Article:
Raw only begins to describe Favre as a player and a person.
Pearlman relates Favre’s troubled baptism – more like a brief dunk and seat on the bench where he was told to keep quiet and be seen and not heard – when the Atlanta Falcons drafted him in the second round of the 1991 NFL draft. His lost year in Atlanta and subsequent trade to Green Bay is largely blamed on Falcons coach Jerry Glanville and his reluctance to give Favre a legitimate shot while mocking and ignoring the youngster. This tack of missed opportunity is understandable, but difficult to fully accept. As a coach, Glanville had a multitude of negatives including his unrestrained arrogance, intentional bizarreness and a penchant for letting his players run wild on and off the field. It’s easy to ask Glanville why he didn’t give Favre more of a chance. A better question is to ask why he should have. The answer is obvious: since the Falcons were playoff contenders, there was no reason to enable a player who was not ready to play in the NFL and didn’t behave as if he wanted to.
Falcons GM Ken Herock reluctantly traded Favre to the Packers where Ron Wolf had recently taken over as their GM. Wolf was ready to draft Favre for the New York Jets one pick after the Falcons nabbed him and endless “what ifs?” have been postulated as to whether it would have been the Jets with the Wolf, Favre, Mike Holmgren triumvirate running the team. It’s idle speculation, but Favre in the Metropolitan area at 22 with his self-destructiveness and the lack of media protectiveness that he enjoyed in Green Bay was a toxic mixture.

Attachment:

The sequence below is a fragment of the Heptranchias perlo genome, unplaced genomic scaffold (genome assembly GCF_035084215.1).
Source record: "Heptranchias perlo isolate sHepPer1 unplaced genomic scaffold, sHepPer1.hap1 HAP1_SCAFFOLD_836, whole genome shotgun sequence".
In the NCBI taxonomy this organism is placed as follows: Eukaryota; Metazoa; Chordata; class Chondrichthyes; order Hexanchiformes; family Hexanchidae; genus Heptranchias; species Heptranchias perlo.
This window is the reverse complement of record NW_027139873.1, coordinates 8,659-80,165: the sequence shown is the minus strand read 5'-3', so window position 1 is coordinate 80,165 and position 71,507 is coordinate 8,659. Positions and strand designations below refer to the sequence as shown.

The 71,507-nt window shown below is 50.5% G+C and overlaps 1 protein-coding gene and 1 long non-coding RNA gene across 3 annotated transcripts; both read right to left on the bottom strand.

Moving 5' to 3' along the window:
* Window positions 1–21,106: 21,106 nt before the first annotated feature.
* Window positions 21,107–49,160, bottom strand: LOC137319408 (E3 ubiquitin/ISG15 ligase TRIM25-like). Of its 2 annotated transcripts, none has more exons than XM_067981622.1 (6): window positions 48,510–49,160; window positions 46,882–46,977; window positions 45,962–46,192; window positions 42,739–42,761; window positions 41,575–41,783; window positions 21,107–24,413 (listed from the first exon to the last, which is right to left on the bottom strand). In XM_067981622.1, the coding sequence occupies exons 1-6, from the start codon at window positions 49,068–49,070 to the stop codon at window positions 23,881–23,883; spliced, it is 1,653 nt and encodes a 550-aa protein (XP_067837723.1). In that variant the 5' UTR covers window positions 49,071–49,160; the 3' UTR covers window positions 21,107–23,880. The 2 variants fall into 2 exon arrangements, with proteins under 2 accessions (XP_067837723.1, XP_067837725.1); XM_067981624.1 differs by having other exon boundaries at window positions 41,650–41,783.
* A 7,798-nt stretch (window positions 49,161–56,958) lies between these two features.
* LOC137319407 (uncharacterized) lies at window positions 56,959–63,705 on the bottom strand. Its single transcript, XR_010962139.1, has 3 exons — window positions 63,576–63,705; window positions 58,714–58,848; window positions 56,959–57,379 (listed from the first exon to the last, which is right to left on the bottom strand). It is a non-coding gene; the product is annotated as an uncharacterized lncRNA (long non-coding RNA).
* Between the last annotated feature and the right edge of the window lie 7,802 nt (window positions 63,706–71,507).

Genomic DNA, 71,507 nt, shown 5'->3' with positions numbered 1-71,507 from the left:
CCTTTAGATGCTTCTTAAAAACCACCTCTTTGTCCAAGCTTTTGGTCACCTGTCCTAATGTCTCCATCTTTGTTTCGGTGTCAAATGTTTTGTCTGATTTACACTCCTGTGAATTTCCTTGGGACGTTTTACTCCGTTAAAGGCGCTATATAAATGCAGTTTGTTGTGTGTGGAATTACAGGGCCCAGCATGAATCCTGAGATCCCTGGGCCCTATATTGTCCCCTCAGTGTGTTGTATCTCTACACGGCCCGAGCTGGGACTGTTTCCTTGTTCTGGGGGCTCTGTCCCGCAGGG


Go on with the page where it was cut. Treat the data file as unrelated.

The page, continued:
Ironically, Favre’s behavior changed only nominally once he got to Green Bay. It was the competition in front of him, that the Packers were rebuilding, and they didn’t have a better quarterback at the time to compete with that gave him the chance to play. Had incumbent starter Don Majkowski not gotten injured, Favre might eventually have gotten a chance to play, but it would not have been until later in the season and the circumstances could easily have been far different.
Joining a historic organization that had degenerated into a perennial loser and was now being run by two world class football minds in Wolf and Holmgren afforded Favre an opportunity to learn sans the overwhelming pressure of expectations. So there was a significant amount of serendipity with Favre and it’s not necessarily true that his talent would have won out had the circumstances been different. Envisioning him as a guy who bounced from team-to-team as a project, never received a chance to play and cobbled out a six-to-eight-year career holding a clipboard on the sidelines and drinking himself to oblivion is frighteningly simple and likely had he not been so fortunate.